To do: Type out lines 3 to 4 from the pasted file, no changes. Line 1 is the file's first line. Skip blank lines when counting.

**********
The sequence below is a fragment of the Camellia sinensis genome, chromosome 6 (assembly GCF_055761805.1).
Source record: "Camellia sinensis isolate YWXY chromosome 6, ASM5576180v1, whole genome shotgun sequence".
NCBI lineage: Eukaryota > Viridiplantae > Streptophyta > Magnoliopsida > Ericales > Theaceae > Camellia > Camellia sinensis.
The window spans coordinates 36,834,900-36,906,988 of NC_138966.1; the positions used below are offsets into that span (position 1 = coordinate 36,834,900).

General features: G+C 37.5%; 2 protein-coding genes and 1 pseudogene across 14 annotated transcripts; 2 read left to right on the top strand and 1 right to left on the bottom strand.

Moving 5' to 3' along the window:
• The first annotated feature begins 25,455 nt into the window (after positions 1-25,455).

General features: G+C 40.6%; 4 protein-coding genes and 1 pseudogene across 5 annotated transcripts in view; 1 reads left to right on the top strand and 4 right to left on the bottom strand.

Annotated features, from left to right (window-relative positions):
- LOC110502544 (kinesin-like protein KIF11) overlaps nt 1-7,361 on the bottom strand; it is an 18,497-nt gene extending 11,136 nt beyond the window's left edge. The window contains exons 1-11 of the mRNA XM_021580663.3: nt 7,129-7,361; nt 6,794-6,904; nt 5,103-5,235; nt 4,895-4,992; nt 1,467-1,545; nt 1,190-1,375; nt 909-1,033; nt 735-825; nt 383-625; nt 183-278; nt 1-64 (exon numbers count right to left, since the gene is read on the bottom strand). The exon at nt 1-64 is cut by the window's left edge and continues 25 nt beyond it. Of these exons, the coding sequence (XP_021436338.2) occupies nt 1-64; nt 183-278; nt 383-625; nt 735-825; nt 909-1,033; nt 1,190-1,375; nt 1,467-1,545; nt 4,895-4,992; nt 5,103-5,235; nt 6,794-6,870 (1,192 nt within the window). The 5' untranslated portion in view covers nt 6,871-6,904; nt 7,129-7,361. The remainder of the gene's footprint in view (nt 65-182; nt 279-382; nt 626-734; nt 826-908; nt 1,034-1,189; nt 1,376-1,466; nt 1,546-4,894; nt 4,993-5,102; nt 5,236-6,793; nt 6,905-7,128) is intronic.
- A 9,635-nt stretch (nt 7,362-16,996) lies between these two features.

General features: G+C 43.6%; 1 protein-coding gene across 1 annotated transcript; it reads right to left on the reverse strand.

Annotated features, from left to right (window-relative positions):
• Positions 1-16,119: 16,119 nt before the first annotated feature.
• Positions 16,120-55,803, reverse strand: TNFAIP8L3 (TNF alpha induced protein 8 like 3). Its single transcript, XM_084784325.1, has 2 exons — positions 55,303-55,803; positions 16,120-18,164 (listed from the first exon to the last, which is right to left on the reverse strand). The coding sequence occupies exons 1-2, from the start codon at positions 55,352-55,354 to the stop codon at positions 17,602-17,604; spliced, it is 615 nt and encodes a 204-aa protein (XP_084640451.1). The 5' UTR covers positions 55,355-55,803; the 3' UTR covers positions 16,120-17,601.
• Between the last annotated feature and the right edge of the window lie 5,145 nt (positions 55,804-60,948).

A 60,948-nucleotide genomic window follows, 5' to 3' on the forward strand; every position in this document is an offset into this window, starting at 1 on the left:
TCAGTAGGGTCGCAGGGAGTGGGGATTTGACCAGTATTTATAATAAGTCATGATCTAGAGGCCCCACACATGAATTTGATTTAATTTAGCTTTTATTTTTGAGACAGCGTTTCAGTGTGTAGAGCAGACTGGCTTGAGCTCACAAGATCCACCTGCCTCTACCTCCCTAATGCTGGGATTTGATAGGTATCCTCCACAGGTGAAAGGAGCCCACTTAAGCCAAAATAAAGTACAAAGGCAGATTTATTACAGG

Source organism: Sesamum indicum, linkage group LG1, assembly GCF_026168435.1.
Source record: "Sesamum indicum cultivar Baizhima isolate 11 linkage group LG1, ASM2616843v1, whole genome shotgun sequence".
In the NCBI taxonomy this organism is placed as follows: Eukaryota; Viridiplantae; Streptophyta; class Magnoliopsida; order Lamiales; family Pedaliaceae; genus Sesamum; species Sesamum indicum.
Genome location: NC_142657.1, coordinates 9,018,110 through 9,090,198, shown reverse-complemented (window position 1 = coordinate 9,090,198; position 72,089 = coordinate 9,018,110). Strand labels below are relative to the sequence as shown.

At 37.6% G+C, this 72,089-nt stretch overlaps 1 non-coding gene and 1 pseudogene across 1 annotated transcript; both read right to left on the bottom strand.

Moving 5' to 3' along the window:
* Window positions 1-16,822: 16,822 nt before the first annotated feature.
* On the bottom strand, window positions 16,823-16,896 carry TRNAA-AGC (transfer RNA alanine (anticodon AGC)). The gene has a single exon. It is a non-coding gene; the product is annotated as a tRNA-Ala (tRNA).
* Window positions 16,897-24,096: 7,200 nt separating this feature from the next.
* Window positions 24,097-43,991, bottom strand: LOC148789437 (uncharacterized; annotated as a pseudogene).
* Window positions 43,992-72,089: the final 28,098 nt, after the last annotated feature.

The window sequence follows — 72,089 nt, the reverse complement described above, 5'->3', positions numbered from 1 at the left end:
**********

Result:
NCBI lineage: Eukaryota > Viridiplantae > Streptophyta > Magnoliopsida > Ericales > Theaceae > Camellia > Camellia sinensis.
The window spans coordinates 36,834,900-36,906,988 of NC_138966.1; the positions used below are offsets into that span (position 1 = coordinate 36,834,900).